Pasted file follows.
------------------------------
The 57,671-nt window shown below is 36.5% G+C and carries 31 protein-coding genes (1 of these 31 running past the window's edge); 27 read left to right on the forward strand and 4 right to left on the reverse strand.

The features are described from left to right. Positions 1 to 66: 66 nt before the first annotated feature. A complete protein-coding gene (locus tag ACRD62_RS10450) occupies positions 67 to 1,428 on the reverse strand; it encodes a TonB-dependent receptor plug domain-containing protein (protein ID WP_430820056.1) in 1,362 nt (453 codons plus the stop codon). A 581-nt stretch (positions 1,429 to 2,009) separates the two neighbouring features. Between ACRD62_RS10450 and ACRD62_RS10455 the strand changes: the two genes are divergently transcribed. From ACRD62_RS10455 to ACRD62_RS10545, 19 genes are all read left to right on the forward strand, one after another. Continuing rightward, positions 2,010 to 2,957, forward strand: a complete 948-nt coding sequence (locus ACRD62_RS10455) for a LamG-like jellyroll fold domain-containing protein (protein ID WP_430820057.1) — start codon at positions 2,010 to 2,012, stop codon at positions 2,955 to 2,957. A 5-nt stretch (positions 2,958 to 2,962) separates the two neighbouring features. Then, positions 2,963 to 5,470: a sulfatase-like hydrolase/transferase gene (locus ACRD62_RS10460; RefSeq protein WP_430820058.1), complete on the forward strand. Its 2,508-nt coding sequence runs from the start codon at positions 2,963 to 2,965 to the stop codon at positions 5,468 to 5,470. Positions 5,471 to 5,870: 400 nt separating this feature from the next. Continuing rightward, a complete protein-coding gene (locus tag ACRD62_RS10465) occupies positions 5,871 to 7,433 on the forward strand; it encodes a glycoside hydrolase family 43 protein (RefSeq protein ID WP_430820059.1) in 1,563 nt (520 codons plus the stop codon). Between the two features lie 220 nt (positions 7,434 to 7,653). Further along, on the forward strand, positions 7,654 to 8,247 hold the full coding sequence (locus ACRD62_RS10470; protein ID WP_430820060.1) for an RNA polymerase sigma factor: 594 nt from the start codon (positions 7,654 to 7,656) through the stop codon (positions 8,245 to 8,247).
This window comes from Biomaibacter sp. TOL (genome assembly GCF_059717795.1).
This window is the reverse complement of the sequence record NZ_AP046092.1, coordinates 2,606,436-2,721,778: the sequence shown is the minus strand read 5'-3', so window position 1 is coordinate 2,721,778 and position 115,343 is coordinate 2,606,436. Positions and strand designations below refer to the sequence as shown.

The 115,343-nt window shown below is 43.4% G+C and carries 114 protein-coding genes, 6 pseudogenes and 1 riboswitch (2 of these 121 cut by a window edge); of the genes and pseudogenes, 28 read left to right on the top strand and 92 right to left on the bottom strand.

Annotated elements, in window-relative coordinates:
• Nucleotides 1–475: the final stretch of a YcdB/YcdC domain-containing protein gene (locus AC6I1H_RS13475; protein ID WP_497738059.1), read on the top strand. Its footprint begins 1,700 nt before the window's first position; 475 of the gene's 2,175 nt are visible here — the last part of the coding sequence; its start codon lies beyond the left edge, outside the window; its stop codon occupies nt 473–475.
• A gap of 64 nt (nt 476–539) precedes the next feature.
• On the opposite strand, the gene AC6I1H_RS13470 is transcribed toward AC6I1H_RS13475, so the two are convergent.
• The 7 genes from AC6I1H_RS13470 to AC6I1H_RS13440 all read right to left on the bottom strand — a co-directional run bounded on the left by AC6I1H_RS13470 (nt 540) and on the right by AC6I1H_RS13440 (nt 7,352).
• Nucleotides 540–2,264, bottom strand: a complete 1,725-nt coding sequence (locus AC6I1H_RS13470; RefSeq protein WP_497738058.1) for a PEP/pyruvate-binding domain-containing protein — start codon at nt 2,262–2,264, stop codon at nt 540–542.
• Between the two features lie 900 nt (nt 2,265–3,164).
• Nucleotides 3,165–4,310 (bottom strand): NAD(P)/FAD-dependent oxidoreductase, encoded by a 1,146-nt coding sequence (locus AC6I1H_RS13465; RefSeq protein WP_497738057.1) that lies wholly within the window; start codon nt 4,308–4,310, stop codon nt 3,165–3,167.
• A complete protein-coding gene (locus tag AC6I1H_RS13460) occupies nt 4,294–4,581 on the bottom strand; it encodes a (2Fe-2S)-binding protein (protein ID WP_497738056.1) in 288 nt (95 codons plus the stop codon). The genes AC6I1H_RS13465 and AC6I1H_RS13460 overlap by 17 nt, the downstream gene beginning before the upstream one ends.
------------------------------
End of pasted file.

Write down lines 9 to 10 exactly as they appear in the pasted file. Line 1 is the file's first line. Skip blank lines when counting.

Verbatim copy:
• On the opposite strand, the gene AC6I1H_RS13470 is transcribed toward AC6I1H_RS13475, so the two are convergent.
• The 7 genes from AC6I1H_RS13470 to AC6I1H_RS13440 all read right to left on the bottom strand — a co-directional run bounded on the left by AC6I1H_RS13470 (nt 540) and on the right by AC6I1H_RS13440 (nt 7,352).